Five months and a few days ago, Hurricane Sandy hit New York.
My fiancée is from the South Shore of Long Island, out in Suffolk County, and her sister’s house is still unlivable. Mom’s staying at Grandma’s, her sister husband nieces in Mom’s, and Dad is staying in the top floor of the flooded house to work on it while they wait for the contractor to come lift the house and the FEMA money to pay for it.
Yeah, that’s right, lift the house.
Erin’s dad is also staying at the house “just so there’s someone there.” This phrase is repeated and accepted with a nonchalance that is both common and unsettling. Because what it really means is that even though the updates about looters have long since disappeared from the nightly news, there are still plenty of people who are looking for abandoned houses to rob and even inhabit, and Erin’s dad wants to make sure that doesn’t happen to them.
This strikes me as incredibly “real,” or at least much, how should I say, grittier than I’m used to. I imagine it’s because I was in the protective bubble of Ventura County for the last three years, and in the oddly surreal bubble of South Orange County for a couple before that, that I’ve forgotten how close so many people – and so many people so close to me – live to the edge of things, and how good we are at accommodating those near-edges. You stay in peaceful suburbia too long and you begin to think of “real life” as something that happens to other people – or even worse, only to people in movies or books – and you begin to think that real-life things must be overtly dramatic, as if you’re waiting for the score to kick in any second.
I know because I grew up in that, untouched by disaster, unscathed by any real danger. I have fond memories of the Northridge earthquake in 1994.
I mean that seriously – my memories of that deadly and dramatic disaster are fond.
I thought it was fun to sway around the house at midnight and during the multiple severe aftershocks, to be without power, to miss a couple days of school.
Then I lived in New York, and lifeguarded at Jones Beach with firemen who responded to 9/11, with teachers cooks cops who volunteered so many consistent hours down there that they lost 60% of their lung capacity, with women my age who lost their parents in the attack. They got misty-eyed when they talked too long about it or when I asked the kind of insensitive questions I’m wont to ask, but for the most part they were just going on about their lives, unaccompanied by any sweeping, epic score.
Then I lived in Medellín, Colombia, and made friends with people whose entire childhoods were overshadowed by a criminal presence and an outright war in their city’s streets. I saw the remains of bombed sculptures they’ve left in place as reminders and homage to the violence of not-so-long-ago, and heard the stories of curfews and disappearances and fear. But they, too, were just going about their lives again.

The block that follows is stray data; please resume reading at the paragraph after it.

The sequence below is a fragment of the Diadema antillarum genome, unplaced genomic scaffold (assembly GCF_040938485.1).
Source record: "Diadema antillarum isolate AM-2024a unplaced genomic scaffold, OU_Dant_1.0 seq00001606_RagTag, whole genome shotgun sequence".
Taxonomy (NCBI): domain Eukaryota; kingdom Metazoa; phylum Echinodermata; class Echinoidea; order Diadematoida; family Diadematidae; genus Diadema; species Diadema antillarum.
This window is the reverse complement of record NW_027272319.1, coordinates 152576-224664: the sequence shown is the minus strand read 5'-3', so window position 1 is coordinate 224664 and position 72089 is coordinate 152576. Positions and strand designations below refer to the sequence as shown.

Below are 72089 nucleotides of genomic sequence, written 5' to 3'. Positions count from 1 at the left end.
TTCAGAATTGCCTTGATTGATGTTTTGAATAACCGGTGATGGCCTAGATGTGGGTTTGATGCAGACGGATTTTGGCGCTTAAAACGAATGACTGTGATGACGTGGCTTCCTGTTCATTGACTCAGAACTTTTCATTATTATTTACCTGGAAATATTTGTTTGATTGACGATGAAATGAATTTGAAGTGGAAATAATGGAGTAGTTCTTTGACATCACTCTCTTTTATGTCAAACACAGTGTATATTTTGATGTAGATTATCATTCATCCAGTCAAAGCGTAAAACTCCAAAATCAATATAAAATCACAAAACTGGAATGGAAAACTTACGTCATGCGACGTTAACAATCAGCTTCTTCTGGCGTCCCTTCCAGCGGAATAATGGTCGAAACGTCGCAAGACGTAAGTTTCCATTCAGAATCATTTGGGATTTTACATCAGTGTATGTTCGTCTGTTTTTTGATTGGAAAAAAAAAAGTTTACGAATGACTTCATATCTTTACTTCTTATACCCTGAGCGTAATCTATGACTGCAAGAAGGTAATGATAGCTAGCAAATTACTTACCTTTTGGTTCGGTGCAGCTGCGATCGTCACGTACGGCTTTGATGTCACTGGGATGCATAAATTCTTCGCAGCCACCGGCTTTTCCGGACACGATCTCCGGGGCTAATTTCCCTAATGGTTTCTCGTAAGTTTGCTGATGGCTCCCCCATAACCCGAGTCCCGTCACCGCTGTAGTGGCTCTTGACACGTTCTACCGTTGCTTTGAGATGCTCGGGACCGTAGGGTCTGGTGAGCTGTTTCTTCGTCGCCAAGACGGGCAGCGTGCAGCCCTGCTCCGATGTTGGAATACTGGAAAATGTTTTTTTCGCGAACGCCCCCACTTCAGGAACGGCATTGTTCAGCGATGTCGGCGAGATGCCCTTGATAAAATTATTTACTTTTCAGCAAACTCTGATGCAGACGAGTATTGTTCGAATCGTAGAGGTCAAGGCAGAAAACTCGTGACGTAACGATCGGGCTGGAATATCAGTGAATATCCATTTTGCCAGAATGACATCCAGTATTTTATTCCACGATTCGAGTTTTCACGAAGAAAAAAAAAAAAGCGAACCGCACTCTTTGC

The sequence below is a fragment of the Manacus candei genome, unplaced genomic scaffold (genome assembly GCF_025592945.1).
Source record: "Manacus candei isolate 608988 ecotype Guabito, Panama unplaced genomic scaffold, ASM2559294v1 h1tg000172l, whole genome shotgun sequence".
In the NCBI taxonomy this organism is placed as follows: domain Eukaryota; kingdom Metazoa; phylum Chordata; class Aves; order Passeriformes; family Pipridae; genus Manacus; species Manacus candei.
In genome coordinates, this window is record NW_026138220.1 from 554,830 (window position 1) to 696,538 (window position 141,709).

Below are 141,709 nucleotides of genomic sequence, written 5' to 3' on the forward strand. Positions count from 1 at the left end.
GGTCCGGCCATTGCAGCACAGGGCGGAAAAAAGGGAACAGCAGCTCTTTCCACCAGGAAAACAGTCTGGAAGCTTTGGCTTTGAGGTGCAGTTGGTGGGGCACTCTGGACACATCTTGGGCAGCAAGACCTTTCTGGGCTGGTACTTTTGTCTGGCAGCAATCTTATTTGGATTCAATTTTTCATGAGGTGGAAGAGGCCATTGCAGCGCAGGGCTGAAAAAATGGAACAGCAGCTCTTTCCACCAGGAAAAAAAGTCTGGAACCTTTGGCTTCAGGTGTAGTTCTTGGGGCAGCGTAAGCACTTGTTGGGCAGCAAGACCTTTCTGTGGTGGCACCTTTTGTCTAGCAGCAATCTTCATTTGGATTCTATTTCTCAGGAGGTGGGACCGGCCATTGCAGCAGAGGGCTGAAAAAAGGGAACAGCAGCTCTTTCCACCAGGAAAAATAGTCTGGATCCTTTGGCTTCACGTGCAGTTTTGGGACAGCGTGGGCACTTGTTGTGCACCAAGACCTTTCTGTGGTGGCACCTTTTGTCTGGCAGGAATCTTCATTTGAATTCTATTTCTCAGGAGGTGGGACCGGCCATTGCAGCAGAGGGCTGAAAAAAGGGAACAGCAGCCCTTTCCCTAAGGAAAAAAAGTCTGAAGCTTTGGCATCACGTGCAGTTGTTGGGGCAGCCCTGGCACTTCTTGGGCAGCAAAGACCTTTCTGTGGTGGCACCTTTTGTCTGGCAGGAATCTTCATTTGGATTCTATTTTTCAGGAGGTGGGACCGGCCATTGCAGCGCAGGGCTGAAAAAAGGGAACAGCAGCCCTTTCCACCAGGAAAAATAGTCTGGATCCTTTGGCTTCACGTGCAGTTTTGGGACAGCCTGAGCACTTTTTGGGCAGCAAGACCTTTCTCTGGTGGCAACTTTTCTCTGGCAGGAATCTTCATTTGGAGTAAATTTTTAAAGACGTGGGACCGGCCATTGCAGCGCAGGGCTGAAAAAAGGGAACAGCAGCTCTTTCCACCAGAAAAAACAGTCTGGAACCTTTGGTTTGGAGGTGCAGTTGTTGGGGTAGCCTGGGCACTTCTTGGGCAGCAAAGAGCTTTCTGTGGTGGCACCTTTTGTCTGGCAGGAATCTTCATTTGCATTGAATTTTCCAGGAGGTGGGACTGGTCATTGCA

Two things these two groups of people taught me:
people are incredibly resilient, and tragedy breeds humility.
When people have sustained a major loss – of their house, of their loved ones, of their way of life – they interact with the world a little differently. It puts their little grievances in perspective and opens them up to the good things in their lives the rest of us so often and so easily overlook.
This was on display in full force last weekend, at a wedding out in Montauk. Some of those lifeguards were there, as were a bunch of Navy guys, a number of whom are SEALS, all of whom have seen action and a few of whom came back wounded and incomplete.
Several of those lifeguards live – or rather, used to live – down the shore in Long Island, and lost their houses in Sandy. One in particular, a guy who’s been a Seabee for twenty years, is living for the time being with his mom in the house he grew up in, with his wife and their kids, in Queens, and taking his kids an hour each way to school every day. Many aren’t getting any FEMA money because for one reason or another they don’t qualify, so they’re out a house and own little more than a patch of sand with some sticks, and are getting second or third jobs to start clawing their ways out.
Not that I heard any of this from them. What I heard from them was, “Life is great, the kids are great – how are you?! Been too long, we miss you.”
“Isn’t this awesome? What a nice weekend, what a great party.”
“Look at that ocean – beautiful, idnit? Hard to believe it can do so much damage on a day like this.”
These are the people that teach me how to live.
I feel honored and grateful to have them in my life, to have them as examples and advisors and friends.
But, just like they weren’t overly worried the sacrifices they’ve made and been forced to make in their lives, last weekend I wasn’t overly focused on gratitude and appreciation.
It was a party. And sometimes you just gotta put all that heavy stuff to the side, let it go for a few minutes, and just, well, party.
Who are your heroes?
How do you get through your disasters?